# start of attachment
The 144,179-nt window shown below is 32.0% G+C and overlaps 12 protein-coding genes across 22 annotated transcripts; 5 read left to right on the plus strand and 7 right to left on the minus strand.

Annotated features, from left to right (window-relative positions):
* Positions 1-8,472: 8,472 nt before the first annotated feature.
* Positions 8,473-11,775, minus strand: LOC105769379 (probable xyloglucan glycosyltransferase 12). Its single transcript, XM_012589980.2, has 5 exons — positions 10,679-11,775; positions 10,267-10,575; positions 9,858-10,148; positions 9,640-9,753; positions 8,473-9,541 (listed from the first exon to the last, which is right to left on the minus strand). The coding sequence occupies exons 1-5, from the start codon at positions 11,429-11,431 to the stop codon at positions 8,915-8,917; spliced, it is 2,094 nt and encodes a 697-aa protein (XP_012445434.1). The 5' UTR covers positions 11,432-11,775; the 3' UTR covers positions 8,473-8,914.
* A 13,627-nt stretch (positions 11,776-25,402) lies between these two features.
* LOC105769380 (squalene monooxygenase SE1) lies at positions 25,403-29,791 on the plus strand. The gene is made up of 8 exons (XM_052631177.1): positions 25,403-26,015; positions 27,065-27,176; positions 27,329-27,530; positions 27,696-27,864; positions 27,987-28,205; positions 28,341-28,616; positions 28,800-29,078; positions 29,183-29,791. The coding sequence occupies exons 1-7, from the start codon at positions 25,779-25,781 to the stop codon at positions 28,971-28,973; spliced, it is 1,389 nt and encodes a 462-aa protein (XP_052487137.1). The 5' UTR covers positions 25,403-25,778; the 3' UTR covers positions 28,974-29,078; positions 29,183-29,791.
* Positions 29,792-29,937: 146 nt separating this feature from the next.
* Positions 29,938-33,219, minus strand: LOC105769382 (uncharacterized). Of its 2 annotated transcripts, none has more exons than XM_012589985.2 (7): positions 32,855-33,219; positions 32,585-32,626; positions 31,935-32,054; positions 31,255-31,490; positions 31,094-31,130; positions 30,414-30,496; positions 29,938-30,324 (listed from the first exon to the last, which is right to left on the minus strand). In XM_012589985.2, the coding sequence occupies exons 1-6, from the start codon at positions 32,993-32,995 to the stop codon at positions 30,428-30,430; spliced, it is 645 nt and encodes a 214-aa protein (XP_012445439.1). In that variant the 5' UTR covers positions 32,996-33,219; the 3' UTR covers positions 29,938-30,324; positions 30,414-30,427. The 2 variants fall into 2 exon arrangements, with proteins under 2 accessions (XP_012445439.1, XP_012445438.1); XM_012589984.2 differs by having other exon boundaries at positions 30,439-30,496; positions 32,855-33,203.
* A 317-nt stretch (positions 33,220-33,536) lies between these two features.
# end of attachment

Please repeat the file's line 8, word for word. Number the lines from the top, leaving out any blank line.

* Positions 29,938-33,219, minus strand: LOC105769382 (uncharacterized). Of its 2 annotated transcripts, none has more exons than XM_012589985.2 (7): positions 32,855-33,219; positions 32,585-32,626; positions 31,935-32,054; positions 31,255-31,490; positions 31,094-31,130; positions 30,414-30,496; positions 29,938-30,324 (listed from the first exon to the last, which is right to left on the minus strand). In XM_012589985.2, the coding sequence occupies exons 1-6, from the start codon at positions 32,993-32,995 to the stop codon at positions 30,428-30,430; spliced, it is 645 nt and encodes a 214-aa protein (XP_012445439.1). In that variant the 5' UTR covers positions 32,996-33,219; the 3' UTR covers positions 29,938-30,324; positions 30,414-30,427. The 2 variants fall into 2 exon arrangements, with proteins under 2 accessions (XP_012445439.1, XP_012445438.1); XM_012589984.2 differs by having other exon boundaries at positions 30,439-30,496; positions 32,855-33,203.